NEW: Carlos Guevara has advanced to the next round of "X Factor." He was the second singer to be picked to advance to next week's competition.
Also advancing is Summerville's Andre Scholz, part of the group Restless Road.
EARLIER: OUR STORY FROM TUESDAY As 16-year-old Lexington resident Carlos Guevara won the hearts and minds of the judges on the hit show “The X Factor” a few weeks ago, fan support began pouring in from all over the state and the nation.
Now Guevara, who is one of three contestants from South Carolina to make the top 16 on the show, must go through the live show portion of the contest where his fate rests solely in the hands of the voting viewers.
Amy DuBois is Guevara’s youth pastor at The Harvest church on 4865 Sunset Blvd. in Lexington and says that this has been his dream since he was in fifth grade.
“Vote, vote, vote. We need people to vote and encourage others to get their family and friends to vote as well,” DuBois said. “We will be organizing some watch parties for him soon and anything else we can do to promote him.”
DuBois and Guevara’s older sister Alexia Nick, 18, made T-shirts to promote support throughout the Lexington community. Recently they set up a booth at the Lexington Police Department’s annual Fall Festival showing the audition episode to onlookers.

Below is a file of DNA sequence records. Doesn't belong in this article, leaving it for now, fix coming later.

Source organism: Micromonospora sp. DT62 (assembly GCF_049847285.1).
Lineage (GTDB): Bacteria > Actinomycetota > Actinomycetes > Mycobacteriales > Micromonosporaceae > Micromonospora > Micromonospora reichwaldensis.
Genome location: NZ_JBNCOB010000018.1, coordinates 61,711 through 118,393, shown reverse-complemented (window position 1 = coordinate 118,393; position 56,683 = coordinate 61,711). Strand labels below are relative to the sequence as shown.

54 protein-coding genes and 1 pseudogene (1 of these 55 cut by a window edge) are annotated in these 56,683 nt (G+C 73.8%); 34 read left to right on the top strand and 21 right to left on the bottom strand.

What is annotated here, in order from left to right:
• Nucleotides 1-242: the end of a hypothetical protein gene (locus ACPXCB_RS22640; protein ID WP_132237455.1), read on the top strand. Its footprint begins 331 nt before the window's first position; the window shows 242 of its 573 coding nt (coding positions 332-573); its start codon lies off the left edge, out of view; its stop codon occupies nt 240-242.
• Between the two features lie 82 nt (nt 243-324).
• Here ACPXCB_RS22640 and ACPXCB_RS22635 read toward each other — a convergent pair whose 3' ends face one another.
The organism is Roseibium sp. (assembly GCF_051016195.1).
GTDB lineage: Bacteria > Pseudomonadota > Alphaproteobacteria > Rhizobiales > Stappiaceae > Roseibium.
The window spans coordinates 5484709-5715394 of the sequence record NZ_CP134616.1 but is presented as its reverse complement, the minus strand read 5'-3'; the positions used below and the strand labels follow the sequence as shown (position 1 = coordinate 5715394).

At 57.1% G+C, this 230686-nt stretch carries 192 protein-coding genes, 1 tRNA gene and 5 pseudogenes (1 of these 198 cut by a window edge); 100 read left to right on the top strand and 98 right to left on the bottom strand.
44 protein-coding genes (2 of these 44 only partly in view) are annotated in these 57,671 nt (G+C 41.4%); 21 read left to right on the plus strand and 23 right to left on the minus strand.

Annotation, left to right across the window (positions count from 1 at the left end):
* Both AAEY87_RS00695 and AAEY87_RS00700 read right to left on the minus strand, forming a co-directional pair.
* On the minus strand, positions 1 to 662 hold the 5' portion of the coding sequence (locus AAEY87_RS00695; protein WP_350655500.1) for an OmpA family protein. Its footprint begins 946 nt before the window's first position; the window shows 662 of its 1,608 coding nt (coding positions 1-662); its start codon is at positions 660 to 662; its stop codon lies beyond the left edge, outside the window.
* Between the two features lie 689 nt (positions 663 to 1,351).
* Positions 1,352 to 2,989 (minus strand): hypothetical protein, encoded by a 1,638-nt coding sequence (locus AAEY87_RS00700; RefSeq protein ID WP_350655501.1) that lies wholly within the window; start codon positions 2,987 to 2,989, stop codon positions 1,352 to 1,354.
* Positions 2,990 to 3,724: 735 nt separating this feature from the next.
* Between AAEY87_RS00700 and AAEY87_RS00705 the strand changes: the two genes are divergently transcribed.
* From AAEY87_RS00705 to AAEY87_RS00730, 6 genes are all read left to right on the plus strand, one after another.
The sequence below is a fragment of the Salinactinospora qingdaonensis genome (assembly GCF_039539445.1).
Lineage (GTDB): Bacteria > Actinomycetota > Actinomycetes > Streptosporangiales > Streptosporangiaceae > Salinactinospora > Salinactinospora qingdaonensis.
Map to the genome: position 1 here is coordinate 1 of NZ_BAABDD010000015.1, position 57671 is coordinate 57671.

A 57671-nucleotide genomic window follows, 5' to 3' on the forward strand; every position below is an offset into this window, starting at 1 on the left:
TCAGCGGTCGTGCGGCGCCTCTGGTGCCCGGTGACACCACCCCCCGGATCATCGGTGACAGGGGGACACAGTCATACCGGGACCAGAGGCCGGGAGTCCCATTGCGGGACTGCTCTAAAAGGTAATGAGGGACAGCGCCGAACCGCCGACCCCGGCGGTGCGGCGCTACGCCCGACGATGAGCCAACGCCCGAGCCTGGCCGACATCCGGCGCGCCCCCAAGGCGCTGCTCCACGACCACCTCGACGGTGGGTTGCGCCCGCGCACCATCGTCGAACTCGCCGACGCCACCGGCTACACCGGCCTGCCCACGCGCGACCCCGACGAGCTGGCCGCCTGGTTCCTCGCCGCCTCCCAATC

Guevara was diagnosed with Tourette’s syndrome when he was 12 but didn’t start showing his tics until later in his life. The syndrome is defined by uncontrollable tics and gestures.
The River Bluff High School freshman says that his singing is what helps him cope with his symptoms and allows him to control his tics.
Guevara auditioned in May in North Charleston, and the judges — who include the persnickety Simon Cowell — were wowed by the teen’s story and his performance.
Now fans can follow him on Twitter (@carlosgu14) as he gets coaching from “X Factor” judge Paulina Rubio and singer Demi Lovato.
He tweeted Monday: “Working so hard for Tuesday. I’m not ready to go home #PerformanceOfMyLife”
“He became a local ambassador for the local Tourette’s syndrome foundation and has been an advocate for it. He has always been a little different but he has never let that hold him back,” DuBois said.